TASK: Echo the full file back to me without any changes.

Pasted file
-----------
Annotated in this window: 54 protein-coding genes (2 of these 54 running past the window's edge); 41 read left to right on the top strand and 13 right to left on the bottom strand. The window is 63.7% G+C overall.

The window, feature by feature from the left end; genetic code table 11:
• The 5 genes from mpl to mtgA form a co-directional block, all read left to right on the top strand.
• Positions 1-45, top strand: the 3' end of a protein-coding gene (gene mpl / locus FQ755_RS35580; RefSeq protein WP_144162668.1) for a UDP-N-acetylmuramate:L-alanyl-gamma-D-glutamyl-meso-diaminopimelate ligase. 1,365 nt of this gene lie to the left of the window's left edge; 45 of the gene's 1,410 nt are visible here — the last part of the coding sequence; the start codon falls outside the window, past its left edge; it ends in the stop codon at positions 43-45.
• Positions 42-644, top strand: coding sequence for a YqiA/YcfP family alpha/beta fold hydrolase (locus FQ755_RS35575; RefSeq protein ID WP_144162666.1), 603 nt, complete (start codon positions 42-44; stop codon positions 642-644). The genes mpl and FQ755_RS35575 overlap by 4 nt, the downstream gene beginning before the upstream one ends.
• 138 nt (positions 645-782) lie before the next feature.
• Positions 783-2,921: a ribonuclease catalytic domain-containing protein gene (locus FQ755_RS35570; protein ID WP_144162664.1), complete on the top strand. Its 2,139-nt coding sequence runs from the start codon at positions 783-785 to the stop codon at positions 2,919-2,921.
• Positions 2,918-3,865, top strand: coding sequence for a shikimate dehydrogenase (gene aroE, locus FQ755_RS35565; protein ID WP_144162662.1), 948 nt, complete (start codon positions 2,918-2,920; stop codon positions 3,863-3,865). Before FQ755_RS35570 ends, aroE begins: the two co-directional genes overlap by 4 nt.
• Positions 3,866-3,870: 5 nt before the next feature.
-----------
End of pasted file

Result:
Annotated in this window: 54 protein-coding genes (2 of these 54 running past the window's edge); 41 read left to right on the top strand and 13 right to left on the bottom strand. The window is 63.7% G+C overall.

The window, feature by feature from the left end; genetic code table 11:
• The 5 genes from mpl to mtgA form a co-directional block, all read left to right on the top strand.
• Positions 1-45, top strand: the 3' end of a protein-coding gene (gene mpl / locus FQ755_RS35580; RefSeq protein WP_144162668.1) for a UDP-N-acetylmuramate:L-alanyl-gamma-D-glutamyl-meso-diaminopimelate ligase. 1,365 nt of this gene lie to the left of the window's left edge; 45 of the gene's 1,410 nt are visible here — the last part of the coding sequence; the start codon falls outside the window, past its left edge; it ends in the stop codon at positions 43-45.
• Positions 42-644, top strand: coding sequence for a YqiA/YcfP family alpha/beta fold hydrolase (locus FQ755_RS35575; RefSeq protein ID WP_144162666.1), 603 nt, complete (start codon positions 42-44; stop codon positions 642-644). The genes mpl and FQ755_RS35575 overlap by 4 nt, the downstream gene beginning before the upstream one ends.
• 138 nt (positions 645-782) lie before the next feature.
• Positions 783-2,921: a ribonuclease catalytic domain-containing protein gene (locus FQ755_RS35570; protein ID WP_144162664.1), complete on the top strand. Its 2,139-nt coding sequence runs from the start codon at positions 783-785 to the stop codon at positions 2,919-2,921.
• Positions 2,918-3,865, top strand: coding sequence for a shikimate dehydrogenase (gene aroE, locus FQ755_RS35565; protein ID WP_144162662.1), 948 nt, complete (start codon positions 2,918-2,920; stop codon positions 3,863-3,865). Before FQ755_RS35570 ends, aroE begins: the two co-directional genes overlap by 4 nt.
• Positions 3,866-3,870: 5 nt before the next feature.